How many times have you skipped the gym in favour of an evening out with friends? Switched a healthy meal for a cheeseburger? Or even ditched cleaning your closet because you wanted to relax and watch some TV? When it comes right down to it, it’s the base instinct that wins – you end up doing stuff you like even though you know it’s not good for you instead of doing stuff you know you should because it is good for you but not exciting enough. Well, turns out you’re not the only one. You’re just as bad (or good) as a Wharton university professor.
It all started when Katherine Milkman, an associate professor of operations, information, and decisions at the University of Pennsylvania’s Wharton School, realised she couldn’t stick to a gym routine. Most times when she came back from work, she would feel too tired, lazy or lethargic to hit the gym. Instead, she would curl up on the couch, watch TV, read or listen to audiobooks of novels like The Hunger Games. That’s when she hit upon an idea. Milkman decided to combine her love for audiobooks with her dislike of going to the gym and created a rule for herself – she would only listen to audiobooks if she had gone to the gym. This would be her reward for doing something she knew was good for her but which she rarely ended up doing.
“I struggle at the end of a long day to get myself to the gym even though I know that I should go. And at the end of a long day, I also struggle with the desire to watch my favourite TV shows instead of getting work done. And so I actually realised that those two temptations, those two struggles I faced, could be combined to solve both problems,”
Milkman was quoted as saying in this temptation bundling article.
The result: Milkman started going to the gym five times a week. Not only did she begin going regularly but she actually began to look forward to her gym sessions, because it meant doing her favourite thing – reading The Hunger Games. Terming this concept temptation bundling, Milkman decided to test whether it worked for everybody.
In her research paper, Milkman defines temptation bundling as something “which involves coupling instantly gratifying ‘want’ activities with engagement in a ‘should behaviour’ that provides long-term benefits but requires the exertion of willpower.”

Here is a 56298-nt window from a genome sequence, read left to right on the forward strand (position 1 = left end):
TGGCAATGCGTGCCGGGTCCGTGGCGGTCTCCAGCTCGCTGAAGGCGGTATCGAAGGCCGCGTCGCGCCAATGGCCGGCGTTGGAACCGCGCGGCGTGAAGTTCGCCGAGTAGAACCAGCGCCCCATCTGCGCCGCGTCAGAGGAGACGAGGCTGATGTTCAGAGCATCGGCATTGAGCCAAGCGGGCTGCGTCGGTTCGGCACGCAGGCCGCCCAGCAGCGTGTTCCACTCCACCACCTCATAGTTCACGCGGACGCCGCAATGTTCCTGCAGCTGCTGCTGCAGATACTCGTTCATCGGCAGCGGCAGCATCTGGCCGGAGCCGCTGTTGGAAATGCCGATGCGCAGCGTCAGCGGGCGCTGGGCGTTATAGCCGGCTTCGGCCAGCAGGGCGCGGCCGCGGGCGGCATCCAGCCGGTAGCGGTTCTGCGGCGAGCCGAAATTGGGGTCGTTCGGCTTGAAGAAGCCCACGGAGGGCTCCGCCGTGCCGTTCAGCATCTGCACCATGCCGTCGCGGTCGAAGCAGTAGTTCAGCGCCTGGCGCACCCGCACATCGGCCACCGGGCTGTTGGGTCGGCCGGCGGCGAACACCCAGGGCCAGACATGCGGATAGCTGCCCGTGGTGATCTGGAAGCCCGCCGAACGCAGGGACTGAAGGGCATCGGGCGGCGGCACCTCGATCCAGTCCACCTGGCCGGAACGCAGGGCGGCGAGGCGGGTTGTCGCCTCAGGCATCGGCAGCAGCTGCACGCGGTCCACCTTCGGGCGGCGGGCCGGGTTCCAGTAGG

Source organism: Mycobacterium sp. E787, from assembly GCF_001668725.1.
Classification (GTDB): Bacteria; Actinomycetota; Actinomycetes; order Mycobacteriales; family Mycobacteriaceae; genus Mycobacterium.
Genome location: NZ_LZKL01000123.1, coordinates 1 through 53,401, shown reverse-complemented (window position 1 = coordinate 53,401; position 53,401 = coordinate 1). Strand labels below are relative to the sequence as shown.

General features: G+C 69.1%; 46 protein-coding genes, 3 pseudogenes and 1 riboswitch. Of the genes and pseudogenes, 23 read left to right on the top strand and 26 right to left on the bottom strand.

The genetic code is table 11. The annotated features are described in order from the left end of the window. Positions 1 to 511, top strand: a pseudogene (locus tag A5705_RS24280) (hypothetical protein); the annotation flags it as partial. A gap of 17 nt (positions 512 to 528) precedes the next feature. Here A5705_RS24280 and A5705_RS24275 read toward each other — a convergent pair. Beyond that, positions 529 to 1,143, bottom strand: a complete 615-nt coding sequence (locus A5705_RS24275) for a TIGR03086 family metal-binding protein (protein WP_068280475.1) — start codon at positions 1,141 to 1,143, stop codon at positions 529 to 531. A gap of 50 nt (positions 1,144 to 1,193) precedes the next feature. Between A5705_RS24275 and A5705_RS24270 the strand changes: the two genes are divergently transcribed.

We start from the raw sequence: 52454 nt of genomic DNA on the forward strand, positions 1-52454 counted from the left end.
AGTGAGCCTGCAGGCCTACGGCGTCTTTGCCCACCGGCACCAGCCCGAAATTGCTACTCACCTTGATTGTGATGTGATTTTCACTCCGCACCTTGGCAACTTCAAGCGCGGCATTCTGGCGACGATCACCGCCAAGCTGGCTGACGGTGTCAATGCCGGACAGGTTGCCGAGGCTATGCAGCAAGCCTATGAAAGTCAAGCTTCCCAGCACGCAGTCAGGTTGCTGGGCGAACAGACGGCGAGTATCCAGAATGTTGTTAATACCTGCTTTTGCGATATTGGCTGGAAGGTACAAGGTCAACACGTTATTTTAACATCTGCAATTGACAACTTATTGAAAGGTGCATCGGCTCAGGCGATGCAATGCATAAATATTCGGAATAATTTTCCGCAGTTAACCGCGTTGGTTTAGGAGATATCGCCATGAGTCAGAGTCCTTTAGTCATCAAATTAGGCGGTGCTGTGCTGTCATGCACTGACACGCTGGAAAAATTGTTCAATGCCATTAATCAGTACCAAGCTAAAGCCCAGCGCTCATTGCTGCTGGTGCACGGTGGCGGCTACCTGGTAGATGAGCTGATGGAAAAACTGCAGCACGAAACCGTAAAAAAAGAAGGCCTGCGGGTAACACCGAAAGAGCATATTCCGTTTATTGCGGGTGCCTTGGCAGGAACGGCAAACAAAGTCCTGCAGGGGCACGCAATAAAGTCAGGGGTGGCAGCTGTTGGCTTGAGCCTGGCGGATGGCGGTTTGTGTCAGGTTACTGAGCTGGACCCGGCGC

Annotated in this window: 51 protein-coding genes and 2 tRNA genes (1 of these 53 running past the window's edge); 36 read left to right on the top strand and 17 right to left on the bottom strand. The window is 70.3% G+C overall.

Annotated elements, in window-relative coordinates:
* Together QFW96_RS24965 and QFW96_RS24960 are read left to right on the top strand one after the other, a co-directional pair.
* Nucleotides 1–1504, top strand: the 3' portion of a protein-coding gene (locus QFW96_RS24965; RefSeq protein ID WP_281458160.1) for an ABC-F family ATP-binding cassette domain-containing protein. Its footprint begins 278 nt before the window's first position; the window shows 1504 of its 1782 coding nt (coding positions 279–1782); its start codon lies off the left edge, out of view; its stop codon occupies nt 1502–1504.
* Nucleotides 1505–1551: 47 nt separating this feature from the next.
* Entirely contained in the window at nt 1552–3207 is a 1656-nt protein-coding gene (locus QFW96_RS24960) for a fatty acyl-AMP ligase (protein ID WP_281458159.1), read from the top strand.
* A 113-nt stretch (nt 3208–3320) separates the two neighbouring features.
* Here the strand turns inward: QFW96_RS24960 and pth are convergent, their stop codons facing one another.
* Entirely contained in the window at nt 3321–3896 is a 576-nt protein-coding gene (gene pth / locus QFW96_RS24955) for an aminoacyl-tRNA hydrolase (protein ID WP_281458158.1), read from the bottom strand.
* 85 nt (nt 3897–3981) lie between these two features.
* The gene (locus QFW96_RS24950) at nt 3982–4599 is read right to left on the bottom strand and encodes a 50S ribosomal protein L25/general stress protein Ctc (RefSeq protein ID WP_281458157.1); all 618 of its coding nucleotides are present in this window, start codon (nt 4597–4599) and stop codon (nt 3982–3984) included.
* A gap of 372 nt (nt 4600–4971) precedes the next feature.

Milkman and her colleagues studied the exercise habits of 226 students, faculty, and staff at the University of Pennsylvania, divided into three groups. After teaching one group of the participants how to use temptation bundling, Milkman found that these people were 29 per cent to 51 per cent more likely to exercise when compared to the control group. The findings were quickly published in Management Science.
How You Can Use Temptation Bundling in Your Life
Want to try this out yourself? Start by creating two lists on a sheet of paper. In the first list, write down all the things you love to do. These could be anything from listening to rock ‘n’ roll to watching a particular TV show to going to eat at a favourite restaurant or getting a pedicure. Your second list should be about the things you know you need to do but never end up doing, such as going to the gym, studying, cleaning the house, or doing laundry.
Once you’re done making your lists, link one behaviour from your first list with one from the second list. For example, you can link going to eat at McDonald’s with doing the laundry three times a week. Next, make sure that you only go to McDonald’s once you’ve done the laundry thrice a week.
How Temptation Bundling is Linked to Success
One way to judge a person’s success is by their ability to consistently accomplish tasks which are important, but not always urgent. For example, cleaning up your office space is not urgent but it’s important because it reduces chronic stress. Similarly, going to the gym every day is not urgent but is important as it will lead to a healthier, fuller life. With temptation bundling, you can ensure that you don’t skimp on these tasks (by linking them to other, immediately gratifying ones), thereby contributing to long-term success.
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